• Dum anima est, spes est
    • While there is life there is hope.
      • Compare: Aegroto dum anima est, spes esse dicitur (There is said to be hope for a sick man, as long as there is life); Cicero, Epistulae ad Atticum (Letters to Atticus) Book IX, Letter X, section 3
  • Dum spiro, spero.
    • "While I breathe, I hope."
  • Dum vivimus, vivamus!
    • While we live, let us live!
    • Organization) (1972). Dum Vivimus, Vivamus: A Chronicle of the First Century of the Knights of Momus, 1872-1972. 

EEdit

  • Effectus sequitir causam.
    • Effects follow causes.
  • Eodem cubito, eadem trutina, pari libra.
    • Translation: The elbow, the same balance, an equal balance.
    • English equivalent: Whatever measure you deal out to others will be dealt back to you.
    • Strauss, Emanuel (1994). Dictionary of European proverbs (Volume 2 ed.). Routledge. p. 1219. ISBN 0415096243. 
  • Errare humanum est
    • To err is human
  • Ex granis fit acervus.
    • A heap is made from grains.
  • Ex malis moribus bonae leges natae sunt.
    • Bad customs have given birth to good laws.
  • Ex nihilo nihil fit.
    • Nothing comes from nothing.
  • Exceptio probat regulam
    • The exception proves the rule
  • Extremis malis extrema remedia.
    • Extreme remedies for extreme ills.
  • Expecta bos olim herba.
    • Expect a cow where there is grass.

FEdit

  • Facilis descensus Averno.
    • The descent to hell is easy.
  • Festina lente
    • Make haste slowly.
  • Fides facit fidem.
    • Confidence begets confidence.
  • Fide nemini
    • Trust no one.
  • Finis origine pendet.
    • The end depends on the beginning.
  • Forma boni fragilis est.
    • The form of the good is fragile
    • Compare: All that is fair must fade.
  • Fraus hominum ad perniciem, et integritas ad salutem vocat.
    • Deceit summons danger and honesty brings safety.
  • Fronti nulla fides.
    • No faith in appearances.

GEdit

  • Generosus equus non curat canem latrantem.
    • The well bred horse ignores the barking dog.
  • Gutta cavat lapidem non vi, sed saepe cadendo
    • A drop hollows out the stone not by strength, but falling many times.

HEdit

  • Historia est vitae magistra.
    • "History is the teacher of life.”
  • Hodie mihi, cras tibi.
    • To me today, to you tomorrow.
  • Fere homines libenter id quod volunt credunt.
    • Often, men freely believe that which they wish.
  • Homo sum, humani nihil a me alienum puto.
  • Honor sequitur fugientem.
    • Honor follows the one who flees from her.
      • The Routledge Dictionary of Latin Quotations [2]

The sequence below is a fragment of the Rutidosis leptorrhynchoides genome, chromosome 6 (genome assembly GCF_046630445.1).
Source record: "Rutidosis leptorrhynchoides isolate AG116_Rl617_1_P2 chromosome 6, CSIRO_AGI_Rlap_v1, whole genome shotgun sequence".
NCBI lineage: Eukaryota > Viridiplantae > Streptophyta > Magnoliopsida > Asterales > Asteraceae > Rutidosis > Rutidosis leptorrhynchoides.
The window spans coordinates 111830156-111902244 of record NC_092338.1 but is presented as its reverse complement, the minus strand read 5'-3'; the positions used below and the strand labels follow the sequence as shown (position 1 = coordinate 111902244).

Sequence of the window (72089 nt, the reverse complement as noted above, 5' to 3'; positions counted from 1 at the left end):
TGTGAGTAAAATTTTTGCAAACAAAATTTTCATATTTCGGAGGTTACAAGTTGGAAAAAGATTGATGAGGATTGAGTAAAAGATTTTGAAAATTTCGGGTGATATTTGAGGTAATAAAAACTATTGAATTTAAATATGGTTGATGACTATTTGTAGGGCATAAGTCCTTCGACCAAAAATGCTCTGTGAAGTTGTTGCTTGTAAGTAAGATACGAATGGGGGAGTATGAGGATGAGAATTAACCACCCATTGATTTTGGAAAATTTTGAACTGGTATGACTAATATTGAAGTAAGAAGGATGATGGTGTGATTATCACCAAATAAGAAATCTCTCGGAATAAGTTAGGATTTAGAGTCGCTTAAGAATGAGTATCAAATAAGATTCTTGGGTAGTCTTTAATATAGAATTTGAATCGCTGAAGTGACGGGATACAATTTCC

• Hostium munera, non munera.

IEdit

  • Ignavum fortuna repugnat.
    • Fortune disdains the lazy.
  • Ignorantia legis non excusat
    • Ignorance of the law is no excuse.
  • Improbe Neptunum accusat, qui iterum naufragiam facit.
    • He unjustly blames Neptune, who suffers shipwreck twice.
  • In dubio abstine
    • When in doubt, abstain.
  • In iudicando criminosa est celeritas.
    • Haste in judging is shameful.
  • In eadam sumus navi
    • We are in the same boat.
  • In necessariis unitas, in dubiis libertas, in omnibus caritas
    • "In necessary things unity, in doubtful things liberty, in all things kindness"
  • In nullum avarus bonus est, in se pessimus.
    • The covetous man is good to none and worst to himself.
  • In propria causa nemo debet esse iudex.
    • No one should be the judge in his own trial.
  • In vino veritas.
    • In wine there is truth.
  • Inimicum quamvis humilem metuendum est
    • An enemy, however small, is to be feared.
    • Compare English proverb: Do not underestimate your opponent.
  • Innumeras curas secum adferunt liberi.
    • Children bring with them countless cares.
  • Interdum stultus bene loquitur.
    • Sometimes a fool speaks well.
  • Ira furor brevis est.
    • Anger is brief insanity
    • Horace, Epistles, Book I, epistle ii, line 62

LEdit

  • Latet enim veritas, sed nihil pretiosius veritate.
  • Lumen soli mutuum das.
    • Translation: You are lending light to the sun.
    • Note: Said of persons who affect to explain what is perfectly clear and intelligible.

MEdit

  • Mala herba cito crescit
    • An ill weed grows apace.
  • Mali principii malus finis.
    • Bad beginnings lead to bad results.
  • Malum consilium est, quod mutari non potest.
    • It is a bad plan, which can not be changed.
  • Malum quidem nullum esse sine aliquo bono.
    • "There is, to be sure, no evil without something good."
  • Manus manum lavat
    • "One hand washes the other."
  • Mater artium necessitas.
    • "Necessity is the mother of invention"
  • Maxima debetur puero reverentia
    • "The greatest respect is owed to children"
  • Medicus curat, natura sanat
    • Translation: "The doctor cares [for his patient], nature heals [him]." or "Doctor cures, nature saves”
    • Strauss, Emmanuel (1994). Dictionary of European Proverbs, Volym 1. Routledge. p. 869. ISBN 0415096243. 
  • Melius est nomen bonum quam divitae multae.
    • A good name is better than great riches.
  • Mendax memorem esse oportet.
    • A liar should have a good memory.